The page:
If they make a Part 4, which they will, it needs to take place on the Transformer’s homeworld of Cybertron and not have any people in it. Explore the title characters and their personalities. Give us a reason to care about these machines. And give us a plot that requires some thought behind it. Just because they cause more destruction to Chicago in this film than the Blues Brothers did, it doesn’t make it a better movie.
The plot in this film revolves around the hidden fact that there had been a group of Autobots who had escaped the tyranny of the Decepticons and crash landed on the moon back in the 1960s. The space race is sparked by this, as explained in a pre-title sequence where John F. Kennedy is informed of a massive U.F.O. that has crashed on the moon.
You see the Apollo landing and, when the news is blacked out from the moon, Buzz Aldrin and Neil Armstrong explore the wreckage. The real Buzz Aldrin makes a cameo to verify that these events actually happened. Also, Chernobyl was an accident caused by the Soviet Union tampering with an Autobot power source. Yeah, this is revisionist history. But, in fairness, it’s no worse than the ending of Inglourious Basterds.
The Autobots recover the body of the leader of this doomed ship, Sentinel Prime. Sentinel Prime ends up being the focal point of the plot, in which the Decepticons have been working with human traitors. These traitors are helping the Decepticons bring the remaining Transformers to Earth through a teleportation device created by Sentinel Prime. If this were to happen, the Decepticons would take over Earth, make the humans their slaves, and steal all of our resources.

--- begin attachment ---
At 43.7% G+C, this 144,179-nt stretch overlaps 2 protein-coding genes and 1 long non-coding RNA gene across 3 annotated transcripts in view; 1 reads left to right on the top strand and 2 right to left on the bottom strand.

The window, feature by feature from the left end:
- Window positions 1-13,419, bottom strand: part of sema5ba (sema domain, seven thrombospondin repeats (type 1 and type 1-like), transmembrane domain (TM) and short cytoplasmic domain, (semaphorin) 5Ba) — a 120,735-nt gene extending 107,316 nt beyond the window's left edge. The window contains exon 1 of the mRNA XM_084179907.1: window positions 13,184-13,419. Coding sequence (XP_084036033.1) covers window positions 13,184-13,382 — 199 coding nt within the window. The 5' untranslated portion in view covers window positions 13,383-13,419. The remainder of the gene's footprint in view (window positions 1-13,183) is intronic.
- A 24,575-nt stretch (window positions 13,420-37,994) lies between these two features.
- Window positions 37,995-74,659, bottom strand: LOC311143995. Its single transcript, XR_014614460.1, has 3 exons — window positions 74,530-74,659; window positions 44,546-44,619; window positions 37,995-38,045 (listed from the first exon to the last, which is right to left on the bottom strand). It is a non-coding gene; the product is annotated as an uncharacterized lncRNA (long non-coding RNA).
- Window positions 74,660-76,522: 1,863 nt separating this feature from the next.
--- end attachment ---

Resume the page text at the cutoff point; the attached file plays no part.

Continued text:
In all fairness, this plot sounds interesting when I describe it, but it’s not executed very well. For a movie based on a line of toys, there seems to be a very large amount of vulgar language. If I had a kid, I wouldn’t take them to these movies. I’m no prude (obvious if you know me) but, dammit, tone down the bad language. Kids need to learn these words from their friends on the school bus, not from dopey Michael Bay movies based on Hasbro toys!
The special effects in this one are top notch and do seem to be better realized than in the previous films. The 3-D is actually the best thing it.
In these movies, there are too many scenes of people running through stuff being blown up while they try to reach some sort of goal. Yeah, it’s amazing visually. But, after about 10 minutes, it’s just dull. If you are a fan of the first two films, you will probably enjoy this movie. If you hated the first two, well, stay away. It’s nothing new. In comparison to the other summer blockbusters, it’s better than Green Lantern. But it’s not as good as any of the other films I’ve seen. As always with my reviews, I give the obligatory, “save your money and spend it on the next R.O.C.K. bout” which, by the way, is on July 30th at the Lexington Convention Center.
On the Nigel Tufnel scale of 1to 11, this one gets a 4, but mostly for the special effects.